A dirty system loses efficiency quickly. As the system becomes less efficient, the cost to operate it rises. Changing the filters regularly, having your cooling system professionally inspected and cleaned, and performing regular maintenance can help your cooling system operate at its rated efficiency.

If you would like more information about how to improve the efficiency of your cooling system, please contact us at Boston Standard Company at (617) 288-2911. We can help you maintain your cooling system efficiency, and help you take advantage of its peak efficiency.

Photo Credit: seven twenty five, via

Allergies and Your Air Conditioner

For many people suffering with allergies, their air conditioning units may be the culprit for those hazy sinus’. Often times, homeowners believe that the air filters in our furnaces and air conditioners remove dust and allergens from the air we breath. When in reality, HVAC filters were not designed with that in mind.

HVAC filters were actually designed to keep dust out of the equipment itself and to protect the unit from damage to keep it running effectively. While HVAC filters do help to remove some dust from the air when changed often , they do little to trap the microscopic particles that cause all of that sneezing and wheezing of allergy season.

Those white paper filters that are often purchased for HVAC units are designed to trap large particles of dust  to protect the motor and fans .Other harmful particles like mold, bacteria, and certain types of pollen are so tiny that they slip right through the fibers of those regular filters.

What does that mean for air quality? It means that those allergens get circulated through your ductwork and blown back into your space through traditional HVAC units. There are simple fixes to this common problem, such as allergen filters or more commonly, HEPA filters. These filters have smaller woven fibers to trap smaller particles, however this option cannot guarantee that those particles are not coming into your air space.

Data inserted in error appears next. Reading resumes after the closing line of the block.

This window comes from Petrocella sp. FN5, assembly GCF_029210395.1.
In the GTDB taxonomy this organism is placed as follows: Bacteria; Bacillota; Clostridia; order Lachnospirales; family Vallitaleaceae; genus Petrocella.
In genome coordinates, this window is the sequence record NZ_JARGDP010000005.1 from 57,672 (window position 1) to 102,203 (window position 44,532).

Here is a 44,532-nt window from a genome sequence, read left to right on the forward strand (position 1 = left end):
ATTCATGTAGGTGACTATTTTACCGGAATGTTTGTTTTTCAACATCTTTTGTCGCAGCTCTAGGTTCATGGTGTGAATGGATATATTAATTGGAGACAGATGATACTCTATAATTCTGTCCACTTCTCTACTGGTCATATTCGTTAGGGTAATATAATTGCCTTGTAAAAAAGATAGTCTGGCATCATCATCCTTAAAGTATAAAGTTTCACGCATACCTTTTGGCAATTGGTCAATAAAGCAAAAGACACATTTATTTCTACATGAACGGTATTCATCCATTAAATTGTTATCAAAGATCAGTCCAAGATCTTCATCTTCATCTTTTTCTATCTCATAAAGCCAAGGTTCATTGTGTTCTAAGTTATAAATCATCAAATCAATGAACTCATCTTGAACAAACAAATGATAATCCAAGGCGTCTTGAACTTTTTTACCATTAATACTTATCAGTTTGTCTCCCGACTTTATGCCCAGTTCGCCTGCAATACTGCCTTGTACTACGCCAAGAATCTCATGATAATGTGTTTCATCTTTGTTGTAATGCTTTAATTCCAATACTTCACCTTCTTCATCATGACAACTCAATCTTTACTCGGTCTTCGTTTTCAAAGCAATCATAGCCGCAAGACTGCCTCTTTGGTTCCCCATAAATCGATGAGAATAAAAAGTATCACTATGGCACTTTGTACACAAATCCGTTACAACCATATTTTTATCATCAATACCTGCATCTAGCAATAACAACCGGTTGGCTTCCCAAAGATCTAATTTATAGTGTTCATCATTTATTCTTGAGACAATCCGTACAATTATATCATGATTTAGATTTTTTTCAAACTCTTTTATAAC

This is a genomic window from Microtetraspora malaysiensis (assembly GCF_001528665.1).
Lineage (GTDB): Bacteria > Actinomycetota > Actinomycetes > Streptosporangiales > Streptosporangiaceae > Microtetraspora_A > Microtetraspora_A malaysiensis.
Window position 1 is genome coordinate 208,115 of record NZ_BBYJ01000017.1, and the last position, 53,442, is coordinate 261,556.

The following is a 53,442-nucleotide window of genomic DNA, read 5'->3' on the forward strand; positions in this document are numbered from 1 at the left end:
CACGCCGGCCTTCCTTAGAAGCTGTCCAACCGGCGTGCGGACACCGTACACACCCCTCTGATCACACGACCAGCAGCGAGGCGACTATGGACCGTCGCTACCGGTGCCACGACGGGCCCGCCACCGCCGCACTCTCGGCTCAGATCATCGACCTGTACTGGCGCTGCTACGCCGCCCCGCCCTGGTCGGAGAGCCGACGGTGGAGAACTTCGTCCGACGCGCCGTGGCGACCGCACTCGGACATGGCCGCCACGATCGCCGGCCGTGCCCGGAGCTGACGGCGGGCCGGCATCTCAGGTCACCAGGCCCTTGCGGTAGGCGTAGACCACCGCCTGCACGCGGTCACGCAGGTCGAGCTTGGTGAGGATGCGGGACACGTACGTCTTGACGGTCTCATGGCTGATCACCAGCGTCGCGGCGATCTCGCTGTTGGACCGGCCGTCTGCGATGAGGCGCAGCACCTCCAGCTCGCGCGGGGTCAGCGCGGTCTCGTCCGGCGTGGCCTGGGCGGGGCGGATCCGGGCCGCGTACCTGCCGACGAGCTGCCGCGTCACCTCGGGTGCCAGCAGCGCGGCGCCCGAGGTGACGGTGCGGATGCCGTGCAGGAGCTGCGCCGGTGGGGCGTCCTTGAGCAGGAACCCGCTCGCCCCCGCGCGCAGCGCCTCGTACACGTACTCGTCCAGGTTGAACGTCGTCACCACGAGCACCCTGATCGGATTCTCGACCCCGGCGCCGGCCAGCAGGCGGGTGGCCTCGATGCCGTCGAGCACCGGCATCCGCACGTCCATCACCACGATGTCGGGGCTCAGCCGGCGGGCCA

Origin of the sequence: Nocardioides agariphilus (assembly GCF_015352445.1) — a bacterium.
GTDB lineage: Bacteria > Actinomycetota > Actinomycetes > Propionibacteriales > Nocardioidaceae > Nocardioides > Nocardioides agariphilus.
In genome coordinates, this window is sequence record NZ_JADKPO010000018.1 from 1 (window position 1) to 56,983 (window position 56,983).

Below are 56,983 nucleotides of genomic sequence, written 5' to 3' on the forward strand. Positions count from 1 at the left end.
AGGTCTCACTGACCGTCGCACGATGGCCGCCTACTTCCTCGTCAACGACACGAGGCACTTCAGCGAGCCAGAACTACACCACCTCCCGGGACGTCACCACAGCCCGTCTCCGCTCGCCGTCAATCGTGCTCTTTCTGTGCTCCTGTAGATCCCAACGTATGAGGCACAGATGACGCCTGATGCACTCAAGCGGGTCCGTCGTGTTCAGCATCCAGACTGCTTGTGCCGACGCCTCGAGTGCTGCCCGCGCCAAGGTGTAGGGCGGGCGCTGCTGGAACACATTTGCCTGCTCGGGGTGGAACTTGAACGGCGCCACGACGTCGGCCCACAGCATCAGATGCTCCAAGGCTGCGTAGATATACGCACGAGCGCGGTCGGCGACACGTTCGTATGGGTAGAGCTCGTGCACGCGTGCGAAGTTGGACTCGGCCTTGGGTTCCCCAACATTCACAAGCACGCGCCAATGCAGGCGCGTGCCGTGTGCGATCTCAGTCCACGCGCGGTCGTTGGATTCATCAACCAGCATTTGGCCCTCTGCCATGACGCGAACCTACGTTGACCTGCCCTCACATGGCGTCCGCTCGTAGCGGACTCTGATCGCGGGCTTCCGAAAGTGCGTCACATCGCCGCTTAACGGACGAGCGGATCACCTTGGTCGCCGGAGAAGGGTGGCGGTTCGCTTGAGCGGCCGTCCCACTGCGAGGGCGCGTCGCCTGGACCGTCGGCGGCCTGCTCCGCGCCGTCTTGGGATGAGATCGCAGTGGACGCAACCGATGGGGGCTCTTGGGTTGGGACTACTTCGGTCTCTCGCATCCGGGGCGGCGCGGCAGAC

Using the right air filters for allergies may help to reduce the allergens in the air, but regular air conditioning maintenance and cleaning is even more important with HEPA filters. If you haven’t had your air conditioning system maintained at least once every year, your system likely has high levels of buildup on the blower fans and in your ductwork.

Each day, the air you breathe is cycled through your HVAC systen 5-7 times. each day? Right now, there could be a year’s worth of dust, pollen and even mold spores are sitting in on your equipment and inside your duct work.

Investing in HVAC maintenance will not only save your equipment, it will create a cleaner, more comfortable environment in your home or office.


Cooling without air conditioning

Summer is always a mixed bag. Sunshine is always nice, but the heat can make you downright uncomfortable. Cooling your space not only feels good, it also helps avoid the dangerous consequences of overheating. But what’s the trick to cooling without air conditioning?

3 tips for cooling without air conditioning